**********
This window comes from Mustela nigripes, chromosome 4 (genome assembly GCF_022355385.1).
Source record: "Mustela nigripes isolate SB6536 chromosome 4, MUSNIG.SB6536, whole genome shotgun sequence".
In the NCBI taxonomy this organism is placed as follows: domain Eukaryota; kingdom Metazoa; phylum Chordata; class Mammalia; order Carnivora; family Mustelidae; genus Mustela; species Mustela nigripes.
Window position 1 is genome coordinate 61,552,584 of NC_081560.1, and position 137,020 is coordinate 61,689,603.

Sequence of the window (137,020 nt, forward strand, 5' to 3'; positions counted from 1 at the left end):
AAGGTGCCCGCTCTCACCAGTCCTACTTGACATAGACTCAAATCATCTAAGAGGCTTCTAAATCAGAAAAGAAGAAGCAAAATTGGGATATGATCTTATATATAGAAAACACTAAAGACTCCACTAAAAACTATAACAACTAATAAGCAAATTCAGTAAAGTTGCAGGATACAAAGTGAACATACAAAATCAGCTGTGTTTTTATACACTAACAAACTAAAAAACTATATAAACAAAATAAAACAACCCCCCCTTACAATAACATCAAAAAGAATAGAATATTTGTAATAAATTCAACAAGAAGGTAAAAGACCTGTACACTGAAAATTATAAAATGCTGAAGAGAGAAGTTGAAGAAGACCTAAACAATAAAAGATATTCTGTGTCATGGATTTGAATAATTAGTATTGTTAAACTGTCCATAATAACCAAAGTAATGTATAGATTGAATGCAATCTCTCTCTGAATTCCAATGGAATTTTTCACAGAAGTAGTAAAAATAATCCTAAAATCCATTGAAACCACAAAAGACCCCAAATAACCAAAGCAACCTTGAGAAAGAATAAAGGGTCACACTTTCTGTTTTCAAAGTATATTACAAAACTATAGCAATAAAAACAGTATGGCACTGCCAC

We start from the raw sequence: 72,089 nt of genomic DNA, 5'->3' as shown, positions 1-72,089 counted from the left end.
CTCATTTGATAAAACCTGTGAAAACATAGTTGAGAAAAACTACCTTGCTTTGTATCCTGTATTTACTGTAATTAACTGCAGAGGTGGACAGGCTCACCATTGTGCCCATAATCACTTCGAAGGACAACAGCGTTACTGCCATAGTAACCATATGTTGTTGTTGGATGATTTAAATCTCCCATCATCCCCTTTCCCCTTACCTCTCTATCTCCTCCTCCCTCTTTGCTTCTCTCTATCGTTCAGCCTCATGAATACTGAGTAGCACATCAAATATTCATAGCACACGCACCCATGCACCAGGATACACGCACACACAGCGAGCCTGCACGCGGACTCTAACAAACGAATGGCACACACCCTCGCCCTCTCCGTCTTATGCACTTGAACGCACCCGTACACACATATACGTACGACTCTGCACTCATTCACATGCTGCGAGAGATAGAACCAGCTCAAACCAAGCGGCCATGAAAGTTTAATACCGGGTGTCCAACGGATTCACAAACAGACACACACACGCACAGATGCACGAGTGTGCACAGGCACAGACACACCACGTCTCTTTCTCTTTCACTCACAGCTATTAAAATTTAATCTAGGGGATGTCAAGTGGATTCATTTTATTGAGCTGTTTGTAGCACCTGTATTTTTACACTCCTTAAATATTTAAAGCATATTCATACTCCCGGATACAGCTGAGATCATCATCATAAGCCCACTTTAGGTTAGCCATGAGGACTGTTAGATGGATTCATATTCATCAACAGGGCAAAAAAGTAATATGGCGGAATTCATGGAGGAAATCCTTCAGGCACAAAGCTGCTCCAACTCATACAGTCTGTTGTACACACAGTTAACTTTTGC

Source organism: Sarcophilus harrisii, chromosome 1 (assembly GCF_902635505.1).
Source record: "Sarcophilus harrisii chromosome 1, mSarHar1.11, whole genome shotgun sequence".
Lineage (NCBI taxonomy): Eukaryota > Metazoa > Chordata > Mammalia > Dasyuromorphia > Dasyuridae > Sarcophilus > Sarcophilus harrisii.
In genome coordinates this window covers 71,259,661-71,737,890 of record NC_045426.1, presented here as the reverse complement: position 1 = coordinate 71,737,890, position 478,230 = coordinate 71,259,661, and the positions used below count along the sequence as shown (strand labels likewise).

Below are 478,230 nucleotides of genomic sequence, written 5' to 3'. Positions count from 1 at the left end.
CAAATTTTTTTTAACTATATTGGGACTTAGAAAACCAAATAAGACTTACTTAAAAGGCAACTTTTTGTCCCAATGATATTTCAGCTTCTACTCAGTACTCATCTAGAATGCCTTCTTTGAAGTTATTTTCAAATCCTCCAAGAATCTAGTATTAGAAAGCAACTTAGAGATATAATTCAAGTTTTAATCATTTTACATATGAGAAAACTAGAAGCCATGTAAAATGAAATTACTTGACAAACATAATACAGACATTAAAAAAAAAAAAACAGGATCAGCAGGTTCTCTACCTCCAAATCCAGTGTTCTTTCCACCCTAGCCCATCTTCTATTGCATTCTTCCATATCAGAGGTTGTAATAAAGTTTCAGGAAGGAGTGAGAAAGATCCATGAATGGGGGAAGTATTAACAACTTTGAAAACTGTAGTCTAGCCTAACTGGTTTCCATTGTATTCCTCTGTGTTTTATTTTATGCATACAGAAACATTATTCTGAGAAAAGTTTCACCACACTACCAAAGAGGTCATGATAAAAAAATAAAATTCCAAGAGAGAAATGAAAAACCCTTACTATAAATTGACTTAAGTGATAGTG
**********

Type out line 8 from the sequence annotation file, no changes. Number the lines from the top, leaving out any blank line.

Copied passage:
CTCATTTGATAAAACCTGTGAAAACATAGTTGAGAAAAACTACCTTGCTTTGTATCCTGTATTTACTGTAATTAACTGCAGAGGTGGACAGGCTCACCATTGTGCCCATAATCACTTCGAAGGACAACAGCGTTACTGCCATAGTAACCATATGTTGTTGTTGGATGATTTAAATCTCCCATCATCCCCTTTCCCCTTACCTCTCTATCTCCTCCTCCCTCTTTGCTTCTCTCTATCGTTCAGCCTCATGAATACTGAGTAGCACATCAAATATTCATAGCACACGCACCCATGCACCAGGATACACGCACACACAGCGAGCCTGCACGCGGACTCTAACAAACGAATGGCACACACCCTCGCCCTCTCCGTCTTATGCACTTGAACGCACCCGTACACACATATACGTACGACTCTGCACTCATTCACATGCTGCGAGAGATAGAACCAGCTCAAACCAAGCGGCCATGAAAGTTTAATACCGGGTGTCCAACGGATTCACAAACAGACACACACACGCACAGATGCACGAGTGTGCACAGGCACAGACACACCACGTCTCTTTCTCTTTCACTCACAGCTATTAAAATTTAATCTAGGGGATGTCAAGTGGATTCATTTTATTGAGCTGTTTGTAGCACCTGTATTTTTACACTCCTTAAATATTTAAAGCATATTCATACTCCCGGATACAGCTGAGATCATCATCATAAGCCCACTTTAGGTTAGCCATGAGGACTGTTAGATGGATTCATATTCATCAACAGGGCAAAAAAGTAATATGGCGGAATTCATGGAGGAAATCCTTCAGGCACAAAGCTGCTCCAACTCATACAGTCTGTTGTACACACAGTTAACTTTTGC